Before we get underway: I’m sorry, we don’t have enough headline space to write ‘KDE Releases Development Platform, Applications and Plasma Workspaces 4.6.0’. Then again, do any non-anal people every refer to it that way? No? I thought so. In any case, there’s a new KDE version out with lots of new features, bug fixes, and performance enhancements.
Right, so this Development Platform, Applications and Plasma Workspaces trinity nonsense extends all the way down to them having separate release notes. Oh joy. There’s nothing I look forward to more than digging through not one, not two, but three sets of release notes while having the flu, and while having done nothing but work for the past seven days (working from home means you don’t get bedsies when you’re sick). This sounds like a rant, and it is – for the love of Fiona, KDE, quit with this nonsense already. Just go back to calling yourself KDE. Nobody cares. Everybody still calls you KDE. Deal with it.
Rant over, let’s get started with the good stuff.
They’ve revamped the Activities paradigm which went quite underused, and made it easier to discover and use. “By right clicking to the window title, you can now make applications and files part of an activity. Changing to this activity, the Plasma workspace will show you what you need when you need it. The process for adding, renaming and removing Activities has also been improved,” the release notes for Plasma Workspaces state.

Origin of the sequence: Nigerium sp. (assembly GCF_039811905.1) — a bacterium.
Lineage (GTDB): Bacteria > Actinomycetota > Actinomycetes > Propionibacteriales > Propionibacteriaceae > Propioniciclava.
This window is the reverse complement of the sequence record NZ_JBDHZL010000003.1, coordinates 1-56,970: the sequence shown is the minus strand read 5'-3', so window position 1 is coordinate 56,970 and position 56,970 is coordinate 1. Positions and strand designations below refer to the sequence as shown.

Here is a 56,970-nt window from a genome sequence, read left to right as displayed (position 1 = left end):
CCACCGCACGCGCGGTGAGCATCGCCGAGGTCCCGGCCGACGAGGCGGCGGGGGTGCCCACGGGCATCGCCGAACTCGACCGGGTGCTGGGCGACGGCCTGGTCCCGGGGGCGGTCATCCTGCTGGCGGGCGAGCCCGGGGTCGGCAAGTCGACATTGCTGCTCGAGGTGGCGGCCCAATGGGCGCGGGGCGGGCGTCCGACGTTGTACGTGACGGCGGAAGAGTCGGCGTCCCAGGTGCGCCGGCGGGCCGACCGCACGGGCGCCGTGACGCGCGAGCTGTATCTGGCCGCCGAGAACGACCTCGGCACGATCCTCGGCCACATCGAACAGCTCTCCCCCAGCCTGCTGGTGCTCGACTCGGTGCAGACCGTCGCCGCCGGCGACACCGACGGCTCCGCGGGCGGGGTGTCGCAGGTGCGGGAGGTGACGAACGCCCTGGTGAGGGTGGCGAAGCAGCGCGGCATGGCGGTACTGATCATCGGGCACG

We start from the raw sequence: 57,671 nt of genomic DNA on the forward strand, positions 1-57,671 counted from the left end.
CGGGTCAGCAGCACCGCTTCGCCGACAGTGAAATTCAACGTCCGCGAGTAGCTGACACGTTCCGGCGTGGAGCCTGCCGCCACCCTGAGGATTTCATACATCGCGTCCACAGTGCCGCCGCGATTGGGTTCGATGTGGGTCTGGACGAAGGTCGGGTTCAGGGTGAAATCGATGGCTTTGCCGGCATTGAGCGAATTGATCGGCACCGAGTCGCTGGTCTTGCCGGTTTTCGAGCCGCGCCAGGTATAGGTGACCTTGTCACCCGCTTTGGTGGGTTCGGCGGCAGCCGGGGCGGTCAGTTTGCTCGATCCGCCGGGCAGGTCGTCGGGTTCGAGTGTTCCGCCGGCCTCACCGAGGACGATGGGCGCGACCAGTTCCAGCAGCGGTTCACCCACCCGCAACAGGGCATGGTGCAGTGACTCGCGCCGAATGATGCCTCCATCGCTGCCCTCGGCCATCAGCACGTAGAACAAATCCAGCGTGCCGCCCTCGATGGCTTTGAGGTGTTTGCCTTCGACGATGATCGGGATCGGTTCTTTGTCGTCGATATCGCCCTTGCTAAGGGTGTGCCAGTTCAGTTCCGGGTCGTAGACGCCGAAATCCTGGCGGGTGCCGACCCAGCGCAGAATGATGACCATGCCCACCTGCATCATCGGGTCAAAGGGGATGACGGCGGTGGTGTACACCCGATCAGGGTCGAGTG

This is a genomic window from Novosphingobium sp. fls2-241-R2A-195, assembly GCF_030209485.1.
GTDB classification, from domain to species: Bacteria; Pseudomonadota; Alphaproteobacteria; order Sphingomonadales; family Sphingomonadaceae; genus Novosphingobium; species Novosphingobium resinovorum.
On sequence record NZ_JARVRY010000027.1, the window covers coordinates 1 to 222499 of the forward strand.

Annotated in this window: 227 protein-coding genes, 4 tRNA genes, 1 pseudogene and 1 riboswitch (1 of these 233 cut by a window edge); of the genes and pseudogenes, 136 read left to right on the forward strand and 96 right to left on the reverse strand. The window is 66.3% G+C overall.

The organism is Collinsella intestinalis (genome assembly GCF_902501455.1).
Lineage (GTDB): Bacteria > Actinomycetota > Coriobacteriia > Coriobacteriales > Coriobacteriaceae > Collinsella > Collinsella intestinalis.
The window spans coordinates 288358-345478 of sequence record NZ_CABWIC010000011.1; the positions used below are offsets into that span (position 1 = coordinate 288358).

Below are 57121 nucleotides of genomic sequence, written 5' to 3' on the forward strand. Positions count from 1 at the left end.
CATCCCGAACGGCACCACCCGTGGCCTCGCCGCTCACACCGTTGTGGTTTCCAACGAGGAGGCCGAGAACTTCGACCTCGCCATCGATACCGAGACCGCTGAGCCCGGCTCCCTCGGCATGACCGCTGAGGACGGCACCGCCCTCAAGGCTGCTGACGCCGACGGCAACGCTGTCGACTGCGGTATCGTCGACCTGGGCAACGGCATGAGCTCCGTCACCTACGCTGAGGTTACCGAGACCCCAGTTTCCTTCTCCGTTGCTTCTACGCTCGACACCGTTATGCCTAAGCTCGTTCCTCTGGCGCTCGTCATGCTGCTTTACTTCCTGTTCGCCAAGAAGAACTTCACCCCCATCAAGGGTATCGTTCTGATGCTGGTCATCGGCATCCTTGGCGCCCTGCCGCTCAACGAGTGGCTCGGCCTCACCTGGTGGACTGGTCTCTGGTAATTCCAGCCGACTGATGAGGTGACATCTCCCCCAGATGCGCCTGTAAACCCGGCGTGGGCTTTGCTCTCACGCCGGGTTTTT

Other improvements in Plasma Workspaces include a revamp of Power management, and, joy to the world, more performance improvements for Kwin, something which has been sorely needed since day one in KDE4.
Moving on to KDE Applications, there’s lots of random improvements here and there, and little really stands out to me. When it comes to development platform, there’s QML, which is kind of a big thing. “With the new release, the Plasma framework gains support for Plasma widgets written in QML, Qt Quick’s declarative UI language,” the release notes write, “While existing widgets continue to function just as before, QML is now the preferred way to create new widgets.”
“By modularizing the KDE libraries further, parts of the KDE platform can now be built for mobile and embedded target systems,” they state, “Reduced cross-library dependencies and allowing certain features to be disabled, allow KDE frameworks to now be easily deployed on mobile devices. The mobile profile is already used for mobile and tablet versions of KDE applications, such as Kontact Touch, KDE’s mobile office suite and the tablet and handset Plasma user interfaces.”
Of course, KDE 4.6.0 will find its way to your distribution of choice.